protection against * * * unfair prejudice emanates not from a requirement of a preliminary finding by the trial court, but rather from four other sources: first, from the requirement of Rule 404(b) that the evidence be offered for a proper purpose; second, from the relevancy requirement of Rule 402 * * * ; third, from the assessment the trial court must make under Rule 403 to determine whether the probative value of the similar acts evidence is substantially out weighed by its potential for unfair prejudice; and fourth, from Federal Rule of Evidence 105, which provides that the trial court shall, upon request, in struct the jury that the similar acts evidence is to be considered only for the proper purpose for which it was admitted.

485 U.S. at 691-692 (citations and footnote omitted). Pe titioner's observation (Pet. 27) that "judicial economy dictates that we avoid 'mini-trials'" only underscores the wisdom of not requiring judges (much less juries in bi furcated trials, see ibid.) to make preliminary findings concerning the reliability of evidence of prior acts admit ted for proper purposes under Rule 404(b).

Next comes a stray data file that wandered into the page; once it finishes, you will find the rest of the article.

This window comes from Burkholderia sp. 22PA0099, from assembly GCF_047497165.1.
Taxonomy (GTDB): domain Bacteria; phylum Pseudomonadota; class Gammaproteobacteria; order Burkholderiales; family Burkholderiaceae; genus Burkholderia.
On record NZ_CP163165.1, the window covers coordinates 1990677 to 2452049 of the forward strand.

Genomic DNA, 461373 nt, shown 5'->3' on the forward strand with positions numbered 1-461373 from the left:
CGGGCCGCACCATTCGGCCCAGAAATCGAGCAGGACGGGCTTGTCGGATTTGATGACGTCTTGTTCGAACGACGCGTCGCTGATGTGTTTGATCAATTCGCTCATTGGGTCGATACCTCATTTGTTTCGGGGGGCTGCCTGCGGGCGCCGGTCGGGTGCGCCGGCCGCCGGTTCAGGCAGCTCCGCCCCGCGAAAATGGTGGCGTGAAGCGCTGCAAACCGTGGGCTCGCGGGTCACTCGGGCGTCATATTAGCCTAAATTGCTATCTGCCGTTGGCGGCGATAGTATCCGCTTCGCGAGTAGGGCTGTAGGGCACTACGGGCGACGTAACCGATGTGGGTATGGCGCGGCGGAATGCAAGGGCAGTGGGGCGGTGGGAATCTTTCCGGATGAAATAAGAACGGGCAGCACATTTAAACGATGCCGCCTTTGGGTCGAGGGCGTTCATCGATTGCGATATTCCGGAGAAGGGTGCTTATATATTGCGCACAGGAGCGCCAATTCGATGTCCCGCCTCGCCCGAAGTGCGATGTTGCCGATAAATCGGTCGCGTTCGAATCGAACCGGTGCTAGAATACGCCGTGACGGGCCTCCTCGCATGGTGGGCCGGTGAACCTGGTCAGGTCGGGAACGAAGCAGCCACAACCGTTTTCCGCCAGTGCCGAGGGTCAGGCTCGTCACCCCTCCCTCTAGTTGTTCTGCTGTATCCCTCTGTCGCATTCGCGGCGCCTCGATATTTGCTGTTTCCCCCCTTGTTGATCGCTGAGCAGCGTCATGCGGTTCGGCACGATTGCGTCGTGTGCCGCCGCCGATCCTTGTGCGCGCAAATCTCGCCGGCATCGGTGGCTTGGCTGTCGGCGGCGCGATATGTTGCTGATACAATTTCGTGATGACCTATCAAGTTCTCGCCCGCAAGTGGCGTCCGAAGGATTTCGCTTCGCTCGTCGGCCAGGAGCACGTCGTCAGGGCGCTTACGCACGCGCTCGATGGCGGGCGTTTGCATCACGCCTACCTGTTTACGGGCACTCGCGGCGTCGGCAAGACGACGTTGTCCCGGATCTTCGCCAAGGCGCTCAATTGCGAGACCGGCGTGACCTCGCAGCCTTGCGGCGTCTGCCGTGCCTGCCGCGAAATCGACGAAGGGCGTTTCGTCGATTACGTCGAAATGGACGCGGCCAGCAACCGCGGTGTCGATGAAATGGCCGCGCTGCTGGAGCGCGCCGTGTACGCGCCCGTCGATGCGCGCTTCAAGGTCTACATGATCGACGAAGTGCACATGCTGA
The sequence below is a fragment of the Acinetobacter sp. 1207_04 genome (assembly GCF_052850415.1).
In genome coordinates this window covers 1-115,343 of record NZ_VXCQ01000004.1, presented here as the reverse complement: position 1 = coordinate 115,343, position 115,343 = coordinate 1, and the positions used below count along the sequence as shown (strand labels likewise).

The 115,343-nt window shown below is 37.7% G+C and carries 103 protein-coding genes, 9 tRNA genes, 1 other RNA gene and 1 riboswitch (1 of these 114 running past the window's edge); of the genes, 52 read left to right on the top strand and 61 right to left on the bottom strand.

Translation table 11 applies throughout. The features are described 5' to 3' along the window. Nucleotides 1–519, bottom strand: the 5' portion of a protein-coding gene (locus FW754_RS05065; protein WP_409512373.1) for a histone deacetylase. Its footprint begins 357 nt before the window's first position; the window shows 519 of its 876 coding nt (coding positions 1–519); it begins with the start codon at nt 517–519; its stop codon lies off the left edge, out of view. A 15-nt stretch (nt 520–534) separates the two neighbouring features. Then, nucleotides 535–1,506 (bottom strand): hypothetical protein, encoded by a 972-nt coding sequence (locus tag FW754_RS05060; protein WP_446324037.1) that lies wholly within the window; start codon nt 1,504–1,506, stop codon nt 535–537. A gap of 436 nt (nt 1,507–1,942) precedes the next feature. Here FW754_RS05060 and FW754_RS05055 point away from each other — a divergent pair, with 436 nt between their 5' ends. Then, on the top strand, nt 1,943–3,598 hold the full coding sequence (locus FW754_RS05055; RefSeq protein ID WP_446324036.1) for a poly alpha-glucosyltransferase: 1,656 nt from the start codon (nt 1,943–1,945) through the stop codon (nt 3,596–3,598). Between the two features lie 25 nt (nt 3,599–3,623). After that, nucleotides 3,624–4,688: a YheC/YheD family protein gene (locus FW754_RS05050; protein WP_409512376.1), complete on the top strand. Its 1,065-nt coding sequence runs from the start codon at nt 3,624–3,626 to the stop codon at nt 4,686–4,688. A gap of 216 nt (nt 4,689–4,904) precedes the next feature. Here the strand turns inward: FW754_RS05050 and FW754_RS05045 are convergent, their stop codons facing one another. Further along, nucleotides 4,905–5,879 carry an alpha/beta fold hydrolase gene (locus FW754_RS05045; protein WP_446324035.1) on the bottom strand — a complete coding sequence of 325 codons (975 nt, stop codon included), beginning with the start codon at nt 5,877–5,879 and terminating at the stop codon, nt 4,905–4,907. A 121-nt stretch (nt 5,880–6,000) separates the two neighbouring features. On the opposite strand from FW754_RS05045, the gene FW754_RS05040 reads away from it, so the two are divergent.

CONCLUSION

The petition for a writ of certiorari should be denied.

Respectfully submitted.

PAUL D. CLEMENT
Solicitor General

EILEEN J. O'CONNOR
Assistant Attorney General

ALAN HECHTKOPF MARK S. DETERMAN
Attorneys

NOVEMBER 2006

1 Petitioner complains (Pet. 6-7, 11-13) that the district court erred in instructing the jury that it could consider the evidence not only for intent, but also for motive and absence of mistake or accident. Because that objection to the jury instruction (as opposed to the admission of the evidence) was neither pressed nor passed upon below, this Court should not consider it. See Davis v. United States, 495 U.S. 472, 489 (1990). In any event, petitioner correctly concedes (Pet. 12) that such an instruction "is not impermissible" because intent, motive, and absence of mistake or accident are all legitimate purposes for admitting and considering evidence under Rule 404(b). Like intent, motive and ab sence of mistake were at issue in this case because petitioner testified that although she had in effect directed one of her customers to circum vent the IRS's lien, she had done so inadvertently. Gov't C.A. Br. 30 n.5. In any event, the instruction could not have prejudiced the jury, and it certainly was not plain error.

Type: 
Petition Stage Response
Updated October 21, 2014